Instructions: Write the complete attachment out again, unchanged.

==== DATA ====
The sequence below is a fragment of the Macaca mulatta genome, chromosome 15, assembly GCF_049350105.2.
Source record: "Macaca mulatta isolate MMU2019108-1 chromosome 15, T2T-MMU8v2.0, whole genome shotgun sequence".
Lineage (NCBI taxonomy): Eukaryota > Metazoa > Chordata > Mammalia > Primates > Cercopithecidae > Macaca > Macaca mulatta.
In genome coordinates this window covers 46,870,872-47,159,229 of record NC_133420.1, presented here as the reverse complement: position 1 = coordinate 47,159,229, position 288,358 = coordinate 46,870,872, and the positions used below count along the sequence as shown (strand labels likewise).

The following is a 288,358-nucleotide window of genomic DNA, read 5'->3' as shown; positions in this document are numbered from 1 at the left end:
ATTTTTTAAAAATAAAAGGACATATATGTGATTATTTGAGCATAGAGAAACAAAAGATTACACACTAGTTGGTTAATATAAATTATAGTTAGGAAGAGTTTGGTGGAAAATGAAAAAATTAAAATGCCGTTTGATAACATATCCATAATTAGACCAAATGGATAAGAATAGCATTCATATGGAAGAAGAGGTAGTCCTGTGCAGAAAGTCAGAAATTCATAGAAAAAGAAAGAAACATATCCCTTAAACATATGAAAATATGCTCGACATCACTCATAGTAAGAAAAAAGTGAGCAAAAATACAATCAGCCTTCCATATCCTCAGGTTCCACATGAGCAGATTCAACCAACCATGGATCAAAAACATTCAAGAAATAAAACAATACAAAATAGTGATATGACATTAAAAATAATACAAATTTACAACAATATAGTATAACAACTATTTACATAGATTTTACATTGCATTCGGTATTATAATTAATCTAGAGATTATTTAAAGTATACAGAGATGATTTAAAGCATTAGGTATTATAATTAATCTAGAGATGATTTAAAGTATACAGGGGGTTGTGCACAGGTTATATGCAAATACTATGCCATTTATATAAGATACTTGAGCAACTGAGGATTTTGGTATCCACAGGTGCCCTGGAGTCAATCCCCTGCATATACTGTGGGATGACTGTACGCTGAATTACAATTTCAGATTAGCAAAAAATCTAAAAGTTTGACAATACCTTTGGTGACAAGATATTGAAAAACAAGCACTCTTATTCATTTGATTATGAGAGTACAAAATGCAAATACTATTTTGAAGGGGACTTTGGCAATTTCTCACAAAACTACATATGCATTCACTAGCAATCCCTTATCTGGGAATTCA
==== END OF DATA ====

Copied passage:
The sequence below is a fragment of the Macaca mulatta genome, chromosome 15, assembly GCF_049350105.2.
Source record: "Macaca mulatta isolate MMU2019108-1 chromosome 15, T2T-MMU8v2.0, whole genome shotgun sequence".
Lineage (NCBI taxonomy): Eukaryota > Metazoa > Chordata > Mammalia > Primates > Cercopithecidae > Macaca > Macaca mulatta.
In genome coordinates this window covers 46,870,872-47,159,229 of record NC_133420.1, presented here as the reverse complement: position 1 = coordinate 47,159,229, position 288,358 = coordinate 46,870,872, and the positions used below count along the sequence as shown (strand labels likewise).

The following is a 288,358-nucleotide window of genomic DNA, read 5'->3' as shown; positions in this document are numbered from 1 at the left end:
ATTTTTTAAAAATAAAAGGACATATATGTGATTATTTGAGCATAGAGAAACAAAAGATTACACACTAGTTGGTTAATATAAATTATAGTTAGGAAGAGTTTGGTGGAAAATGAAAAAATTAAAATGCCGTTTGATAACATATCCATAATTAGACCAAATGGATAAGAATAGCATTCATATGGAAGAAGAGGTAGTCCTGTGCAGAAAGTCAGAAATTCATAGAAAAAGAAAGAAACATATCCCTTAAACATATGAAAATATGCTCGACATCACTCATAGTAAGAAAAAAGTGAGCAAAAATACAATCAGCCTTCCATATCCTCAGGTTCCACATGAGCAGATTCAACCAACCATGGATCAAAAACATTCAAGAAATAAAACAATACAAAATAGTGATATGACATTAAAAATAATACAAATTTACAACAATATAGTATAACAACTATTTACATAGATTTTACATTGCATTCGGTATTATAATTAATCTAGAGATTATTTAAAGTATACAGAGATGATTTAAAGCATTAGGTATTATAATTAATCTAGAGATGATTTAAAGTATACAGGGGGTTGTGCACAGGTTATATGCAAATACTATGCCATTTATATAAGATACTTGAGCAACTGAGGATTTTGGTATCCACAGGTGCCCTGGAGTCAATCCCCTGCATATACTGTGGGATGACTGTACGCTGAATTACAATTTCAGATTAGCAAAAAATCTAAAAGTTTGACAATACCTTTGGTGACAAGATATTGAAAAACAAGCACTCTTATTCATTTGATTATGAGAGTACAAAATGCAAATACTATTTTGAAGGGGACTTTGGCAATTTCTCACAAAACTACATATGCATTCACTAGCAATCCCTTATCTGGGAATTCA